HOUSTON, Texas (KTRK) -- Thousands of Houstonians were still without power as of Friday afternoon, including 2-week-old Luna and her family.
"It's day five for us, we've been off since Monday at noon," said frustrated mother Liana Cassell, as she cradled Luna in her arms. "It's freezing, you can see breath in my house, it's so cold."
Cassell and her family moved from Wisconsin to Texas five months ago. They're used to the cold, but not the lack of electricity.
"In Wisconsin we have 12 inches all the time, and we have electricity but out here, it's so different," said father DeVonte Pointer. "I didn't know what to do, and now, I'm still panicking a little bit because there's no electricity."
As of Friday afternoon, just over 3,000 residents in the Houston region were without power, according to CenterPoint. Most of those without lived in apartment complexes where equipment malfunctioned. However, because of the widespread controlled outage earlier in the week, the equipment problems were not evident until the entire power grid was restored.
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Meanwhile, other families are worried about abnormally high electricity rates.
"I never had to pay $2,000 a day," said Joli Ammons, whose family was a Griddy customer when the freeze hit. Her bill this week totaled $5,500.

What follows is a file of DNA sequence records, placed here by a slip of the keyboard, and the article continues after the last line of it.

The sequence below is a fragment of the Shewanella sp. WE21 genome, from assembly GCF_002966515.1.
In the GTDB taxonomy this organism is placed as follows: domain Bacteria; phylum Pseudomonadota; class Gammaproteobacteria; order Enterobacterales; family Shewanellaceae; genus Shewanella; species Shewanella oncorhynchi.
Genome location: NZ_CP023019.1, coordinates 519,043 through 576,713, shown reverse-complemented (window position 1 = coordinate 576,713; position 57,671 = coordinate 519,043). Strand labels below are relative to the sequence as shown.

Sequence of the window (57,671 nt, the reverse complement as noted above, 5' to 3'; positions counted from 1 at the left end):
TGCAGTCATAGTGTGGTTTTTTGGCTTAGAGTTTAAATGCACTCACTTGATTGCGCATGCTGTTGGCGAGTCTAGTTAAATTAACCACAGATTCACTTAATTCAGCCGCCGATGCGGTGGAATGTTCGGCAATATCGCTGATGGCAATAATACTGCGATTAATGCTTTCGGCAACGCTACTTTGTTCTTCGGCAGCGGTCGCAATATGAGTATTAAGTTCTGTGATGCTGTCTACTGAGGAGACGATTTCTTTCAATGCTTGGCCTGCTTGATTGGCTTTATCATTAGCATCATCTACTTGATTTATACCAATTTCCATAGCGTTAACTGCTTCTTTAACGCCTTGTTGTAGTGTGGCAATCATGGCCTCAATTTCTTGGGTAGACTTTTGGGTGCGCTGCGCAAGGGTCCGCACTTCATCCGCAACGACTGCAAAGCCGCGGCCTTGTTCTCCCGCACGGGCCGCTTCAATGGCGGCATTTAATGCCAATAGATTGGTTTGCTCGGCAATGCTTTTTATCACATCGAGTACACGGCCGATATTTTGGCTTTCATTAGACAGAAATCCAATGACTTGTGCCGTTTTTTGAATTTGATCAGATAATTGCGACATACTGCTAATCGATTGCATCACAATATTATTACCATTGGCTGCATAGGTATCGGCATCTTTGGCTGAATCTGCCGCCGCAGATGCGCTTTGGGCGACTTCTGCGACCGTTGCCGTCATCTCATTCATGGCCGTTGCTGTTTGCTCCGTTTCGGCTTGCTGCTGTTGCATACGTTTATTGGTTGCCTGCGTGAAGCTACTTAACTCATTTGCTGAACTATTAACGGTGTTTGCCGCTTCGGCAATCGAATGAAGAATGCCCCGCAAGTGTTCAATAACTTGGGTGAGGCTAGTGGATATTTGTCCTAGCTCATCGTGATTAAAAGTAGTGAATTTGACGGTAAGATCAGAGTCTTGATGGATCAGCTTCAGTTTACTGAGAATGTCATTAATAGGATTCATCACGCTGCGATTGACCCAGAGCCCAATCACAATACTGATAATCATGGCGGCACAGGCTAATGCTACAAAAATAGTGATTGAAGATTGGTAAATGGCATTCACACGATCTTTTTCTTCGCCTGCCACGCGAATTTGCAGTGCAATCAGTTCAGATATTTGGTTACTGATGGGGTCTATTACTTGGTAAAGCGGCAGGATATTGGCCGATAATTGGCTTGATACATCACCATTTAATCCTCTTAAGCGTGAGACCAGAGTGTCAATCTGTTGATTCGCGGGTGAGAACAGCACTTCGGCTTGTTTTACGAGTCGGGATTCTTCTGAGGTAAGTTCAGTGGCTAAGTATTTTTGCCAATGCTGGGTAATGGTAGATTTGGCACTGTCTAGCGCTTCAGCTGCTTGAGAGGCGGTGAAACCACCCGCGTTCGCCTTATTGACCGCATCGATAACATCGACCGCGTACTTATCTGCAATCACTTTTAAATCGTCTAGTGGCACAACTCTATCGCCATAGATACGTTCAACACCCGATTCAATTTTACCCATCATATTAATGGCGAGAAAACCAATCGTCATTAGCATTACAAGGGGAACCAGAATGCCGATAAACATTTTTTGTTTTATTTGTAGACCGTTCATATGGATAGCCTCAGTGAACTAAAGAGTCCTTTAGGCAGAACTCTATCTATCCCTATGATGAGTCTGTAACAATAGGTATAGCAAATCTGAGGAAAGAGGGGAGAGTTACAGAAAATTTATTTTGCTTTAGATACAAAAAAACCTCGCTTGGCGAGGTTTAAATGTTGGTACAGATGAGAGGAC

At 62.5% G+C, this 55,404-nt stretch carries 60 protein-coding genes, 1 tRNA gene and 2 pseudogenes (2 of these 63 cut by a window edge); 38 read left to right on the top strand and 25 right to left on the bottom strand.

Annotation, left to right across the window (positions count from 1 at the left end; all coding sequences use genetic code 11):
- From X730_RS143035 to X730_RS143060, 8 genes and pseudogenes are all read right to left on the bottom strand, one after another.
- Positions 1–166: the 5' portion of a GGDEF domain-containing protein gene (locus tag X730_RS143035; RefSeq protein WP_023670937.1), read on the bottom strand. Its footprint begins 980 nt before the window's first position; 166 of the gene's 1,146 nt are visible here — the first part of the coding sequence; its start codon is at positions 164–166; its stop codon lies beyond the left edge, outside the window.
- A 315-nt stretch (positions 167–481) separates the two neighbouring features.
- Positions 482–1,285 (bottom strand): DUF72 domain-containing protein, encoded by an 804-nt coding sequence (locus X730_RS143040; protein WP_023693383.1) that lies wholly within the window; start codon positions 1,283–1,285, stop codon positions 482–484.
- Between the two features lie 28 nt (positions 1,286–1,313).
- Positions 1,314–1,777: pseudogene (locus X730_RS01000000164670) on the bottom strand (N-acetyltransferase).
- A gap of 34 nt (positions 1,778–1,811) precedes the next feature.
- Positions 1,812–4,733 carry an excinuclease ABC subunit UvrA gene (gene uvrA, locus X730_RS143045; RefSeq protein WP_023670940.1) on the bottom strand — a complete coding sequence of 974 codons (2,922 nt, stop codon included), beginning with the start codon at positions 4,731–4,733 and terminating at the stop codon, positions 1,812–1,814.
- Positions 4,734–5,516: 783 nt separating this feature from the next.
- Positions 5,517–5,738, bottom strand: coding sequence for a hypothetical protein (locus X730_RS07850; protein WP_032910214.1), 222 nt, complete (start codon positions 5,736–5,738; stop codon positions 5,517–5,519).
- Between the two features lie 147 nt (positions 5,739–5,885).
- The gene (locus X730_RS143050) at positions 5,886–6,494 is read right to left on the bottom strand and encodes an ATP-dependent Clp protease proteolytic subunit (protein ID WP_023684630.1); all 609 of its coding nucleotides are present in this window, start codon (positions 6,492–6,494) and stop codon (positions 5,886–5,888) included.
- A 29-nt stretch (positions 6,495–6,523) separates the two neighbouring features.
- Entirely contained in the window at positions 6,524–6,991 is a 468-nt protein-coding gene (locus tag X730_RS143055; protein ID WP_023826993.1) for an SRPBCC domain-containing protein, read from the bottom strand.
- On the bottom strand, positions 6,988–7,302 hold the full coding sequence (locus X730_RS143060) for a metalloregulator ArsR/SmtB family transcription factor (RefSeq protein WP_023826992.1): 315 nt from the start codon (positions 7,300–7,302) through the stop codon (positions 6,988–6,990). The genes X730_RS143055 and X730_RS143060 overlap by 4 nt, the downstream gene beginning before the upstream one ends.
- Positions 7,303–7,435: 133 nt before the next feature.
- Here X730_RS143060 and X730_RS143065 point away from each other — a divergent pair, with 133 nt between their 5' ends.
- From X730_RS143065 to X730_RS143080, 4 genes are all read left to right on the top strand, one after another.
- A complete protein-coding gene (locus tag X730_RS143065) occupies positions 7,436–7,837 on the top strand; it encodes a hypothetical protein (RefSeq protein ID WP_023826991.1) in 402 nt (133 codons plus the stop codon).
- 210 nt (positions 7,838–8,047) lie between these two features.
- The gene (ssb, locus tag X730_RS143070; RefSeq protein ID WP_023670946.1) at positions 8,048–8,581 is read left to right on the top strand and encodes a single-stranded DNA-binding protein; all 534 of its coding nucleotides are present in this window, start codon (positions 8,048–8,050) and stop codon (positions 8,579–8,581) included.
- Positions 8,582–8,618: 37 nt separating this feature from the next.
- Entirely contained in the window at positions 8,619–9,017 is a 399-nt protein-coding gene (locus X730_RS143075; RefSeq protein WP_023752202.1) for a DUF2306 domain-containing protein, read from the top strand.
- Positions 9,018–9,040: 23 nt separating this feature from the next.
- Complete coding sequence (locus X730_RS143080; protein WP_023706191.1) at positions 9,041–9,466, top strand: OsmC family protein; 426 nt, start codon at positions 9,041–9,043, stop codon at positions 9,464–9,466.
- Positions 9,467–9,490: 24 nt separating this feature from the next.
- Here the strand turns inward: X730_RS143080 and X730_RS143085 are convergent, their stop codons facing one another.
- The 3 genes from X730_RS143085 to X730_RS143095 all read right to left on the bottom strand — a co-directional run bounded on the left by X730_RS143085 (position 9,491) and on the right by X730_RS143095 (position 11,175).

"Like we don't have $5,000 lying around. I guess we would have to have a payment plan," Ammons said.
Griddy released a statement to ABC13 Friday afternoon saying they are asking ERCOT and the Public Utility Commission, which oversees ERCOT, for relief for its customers.
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While that request is still pending, ERCOT does have several other issues on its hands.
ERCOT operations returned to normal on Friday, but in a call to reporters, ERCOT President Bill Magness admits the week was extraordinarily difficult.
"I really want to acknowledge the immense human suffering that we saw during this event," Magness said. "When people lose power, there are heartbreaking consequences."
Magness did not specify what he thinks ERCOT should do going forward, other than to wait for governing authorities to mandate specific changes.
For Houstonians, if you still have outage issues, it is best to contact CenterPoint. Pockets of equipment failure did not surface until most of the power grid was back online. Now that the grid is back to normal, CenterPoint crews can tackle specific equipment related power outages.
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Griddy customer in Houston slapped with $5,500 power bill this week